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Latest posts by nutcutlet

honey fungus

Posted: 01/09/2013 at 16:54

But they smell awful, especially when they're going over

seed share

Posted: 01/09/2013 at 16:53

I think that is true Diddy. To do with rapid thaw of frozen buds early in the season

Dead beech tree in beech hedge, pest?

Posted: 01/09/2013 at 16:51

When lumps of my privet died it was down to mice/voles chewing the bark off in a hard winter

Dead beech tree in beech hedge, pest?

Posted: 01/09/2013 at 16:08

My guess is that the fungus grew on the dead branches rather than killed the plant

My muse has deserted me ...

Posted: 01/09/2013 at 16:07
Sara 4 wrote (see)

Excellent thoughts, and looking up white nancy found me a nursery specialising in plants for shade, which isn't too far away either.  Have you (or anybody else) ever grown climbing monkshood? 

I have Sara. It's lovely but needs a little more moisture in the soil that I have here. I might try again as I've improved some areas of garden and it might work now. Better get some seeds

seed share

Posted: 01/09/2013 at 15:20

I've got one started in almost total shade now. I don't know if the paeonies like shade but the flowers last longer. I'm expecting that to flower next year. I had dozens of flowers on the big molly but she just doesn't make many fertile seeds. It's always like that, years now, so can't blame the weather. What I do get germinate though

seed share

Posted: 01/09/2013 at 14:47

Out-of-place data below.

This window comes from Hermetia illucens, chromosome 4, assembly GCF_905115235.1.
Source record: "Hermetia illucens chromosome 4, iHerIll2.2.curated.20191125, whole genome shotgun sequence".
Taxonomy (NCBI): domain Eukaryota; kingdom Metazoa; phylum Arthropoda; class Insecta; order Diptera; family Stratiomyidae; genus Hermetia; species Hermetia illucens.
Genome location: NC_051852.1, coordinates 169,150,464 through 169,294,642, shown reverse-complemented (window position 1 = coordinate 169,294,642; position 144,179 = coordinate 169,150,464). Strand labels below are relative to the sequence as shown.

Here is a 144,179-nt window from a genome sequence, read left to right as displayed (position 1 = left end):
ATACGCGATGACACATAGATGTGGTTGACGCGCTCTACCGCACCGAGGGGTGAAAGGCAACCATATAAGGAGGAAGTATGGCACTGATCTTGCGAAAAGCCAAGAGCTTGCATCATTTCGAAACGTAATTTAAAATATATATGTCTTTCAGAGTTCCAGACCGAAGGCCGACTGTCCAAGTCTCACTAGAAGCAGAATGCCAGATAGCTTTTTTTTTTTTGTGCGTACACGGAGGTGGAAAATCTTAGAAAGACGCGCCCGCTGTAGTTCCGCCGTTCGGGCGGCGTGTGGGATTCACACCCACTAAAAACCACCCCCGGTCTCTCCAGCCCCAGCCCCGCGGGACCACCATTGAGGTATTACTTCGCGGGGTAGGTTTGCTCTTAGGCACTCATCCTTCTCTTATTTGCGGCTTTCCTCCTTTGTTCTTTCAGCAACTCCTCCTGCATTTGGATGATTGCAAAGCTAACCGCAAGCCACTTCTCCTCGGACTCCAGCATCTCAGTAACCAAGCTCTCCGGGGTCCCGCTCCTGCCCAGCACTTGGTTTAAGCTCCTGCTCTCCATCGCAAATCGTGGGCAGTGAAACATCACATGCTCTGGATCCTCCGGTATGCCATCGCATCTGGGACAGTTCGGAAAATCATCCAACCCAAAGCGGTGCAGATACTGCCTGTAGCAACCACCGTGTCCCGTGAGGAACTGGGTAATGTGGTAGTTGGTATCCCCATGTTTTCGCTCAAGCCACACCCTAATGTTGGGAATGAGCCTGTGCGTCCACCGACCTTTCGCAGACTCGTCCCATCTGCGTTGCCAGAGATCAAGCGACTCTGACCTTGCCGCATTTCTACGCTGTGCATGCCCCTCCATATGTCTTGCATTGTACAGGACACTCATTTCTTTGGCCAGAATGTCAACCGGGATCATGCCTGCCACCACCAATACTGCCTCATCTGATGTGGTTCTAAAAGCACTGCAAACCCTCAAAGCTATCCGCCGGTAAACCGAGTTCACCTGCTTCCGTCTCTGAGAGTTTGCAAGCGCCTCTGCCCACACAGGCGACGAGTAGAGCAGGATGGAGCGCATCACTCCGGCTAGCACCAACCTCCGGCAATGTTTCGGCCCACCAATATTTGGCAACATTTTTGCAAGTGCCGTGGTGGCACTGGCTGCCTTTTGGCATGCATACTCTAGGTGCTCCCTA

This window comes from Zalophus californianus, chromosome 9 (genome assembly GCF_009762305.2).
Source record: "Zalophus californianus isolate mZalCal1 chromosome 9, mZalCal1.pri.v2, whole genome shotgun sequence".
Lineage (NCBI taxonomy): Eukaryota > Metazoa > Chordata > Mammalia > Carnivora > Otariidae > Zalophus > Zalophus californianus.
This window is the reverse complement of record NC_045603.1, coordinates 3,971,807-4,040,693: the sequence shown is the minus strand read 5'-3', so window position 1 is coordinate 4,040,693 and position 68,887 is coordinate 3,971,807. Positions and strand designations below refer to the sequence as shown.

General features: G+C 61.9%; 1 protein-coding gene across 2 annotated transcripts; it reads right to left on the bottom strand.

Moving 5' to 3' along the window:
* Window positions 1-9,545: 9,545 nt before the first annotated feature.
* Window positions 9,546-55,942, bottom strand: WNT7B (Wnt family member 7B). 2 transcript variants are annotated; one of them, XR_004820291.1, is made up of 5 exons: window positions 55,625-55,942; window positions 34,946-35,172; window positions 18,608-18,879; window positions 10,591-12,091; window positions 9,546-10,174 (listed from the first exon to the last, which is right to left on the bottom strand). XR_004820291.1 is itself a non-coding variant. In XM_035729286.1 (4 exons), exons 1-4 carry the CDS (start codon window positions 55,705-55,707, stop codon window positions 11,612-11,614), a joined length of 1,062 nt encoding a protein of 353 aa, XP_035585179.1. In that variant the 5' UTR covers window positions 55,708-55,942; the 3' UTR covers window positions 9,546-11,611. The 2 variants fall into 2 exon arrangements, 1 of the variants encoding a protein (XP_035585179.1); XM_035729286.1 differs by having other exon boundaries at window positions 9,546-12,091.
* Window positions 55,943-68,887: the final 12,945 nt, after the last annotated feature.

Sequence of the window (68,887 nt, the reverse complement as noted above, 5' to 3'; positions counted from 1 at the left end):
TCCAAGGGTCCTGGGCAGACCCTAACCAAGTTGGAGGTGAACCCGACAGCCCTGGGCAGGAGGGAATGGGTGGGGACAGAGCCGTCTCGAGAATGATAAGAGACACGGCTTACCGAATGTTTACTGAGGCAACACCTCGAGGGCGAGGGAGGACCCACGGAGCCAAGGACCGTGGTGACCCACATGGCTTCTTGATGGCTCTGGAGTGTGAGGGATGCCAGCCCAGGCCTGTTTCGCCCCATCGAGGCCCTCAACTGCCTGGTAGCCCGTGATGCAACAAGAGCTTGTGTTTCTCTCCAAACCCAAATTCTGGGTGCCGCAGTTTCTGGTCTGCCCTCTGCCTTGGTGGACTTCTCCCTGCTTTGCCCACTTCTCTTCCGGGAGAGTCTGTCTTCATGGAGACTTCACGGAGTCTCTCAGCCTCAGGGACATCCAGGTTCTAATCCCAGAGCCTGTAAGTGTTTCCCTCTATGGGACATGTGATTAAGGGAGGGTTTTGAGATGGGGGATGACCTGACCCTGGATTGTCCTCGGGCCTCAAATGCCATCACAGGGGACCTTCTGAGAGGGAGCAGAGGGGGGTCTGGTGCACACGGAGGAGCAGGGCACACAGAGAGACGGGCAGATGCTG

Mine isn't doing that, the red one which I bought as delaveyi gets new stems but isn't travelling. I have a low growing suckering yellow one, no name, that suckers but not to cause trouble.

Do you get many seeds from Molly? I only get a few every year and It's quite an extensive plant now. The seed cases are opening now, above 20 heads so far and I have 3 seeds

seed share

Posted: 01/09/2013 at 14:29

Difficult to say due to poor record keeping, but at least 4 possibly 5 years for molly,3 or 4 for the tree p's which are probably lutea and delaveyi. 


Posted: 01/09/2013 at 14:23
fidgetbones wrote (see)

I'd like no  frost until November please.


and no snow except for maybe one day in January (please)

honey fungus

Posted: 01/09/2013 at 14:16

hi Tracey, willows can be killed by honey fungus, it's in the roots so it's getting out the root that takes away the problem. It's distressing when something dies of it but it may not happen. we lost 2 big willows in a very short time, from perfectly ok to dead within a season. but nothing else has gone except perhaps one viticella clematis. The roots are still there, it would be a mammoth task to remove them. Other trees are around, some conifers, hazel, laurel, various shrubs. There's are ashes, about 6 years old, growing up against the stump of both.

The deaths were aboput 6 years ago, fruiting bodies of honey fungus appear every year, across the grass and at the base of the stumps. Nothing else has died though. I'm not complacent about it, I know it hasn't gone but I don't expect to lose all my garden to it.

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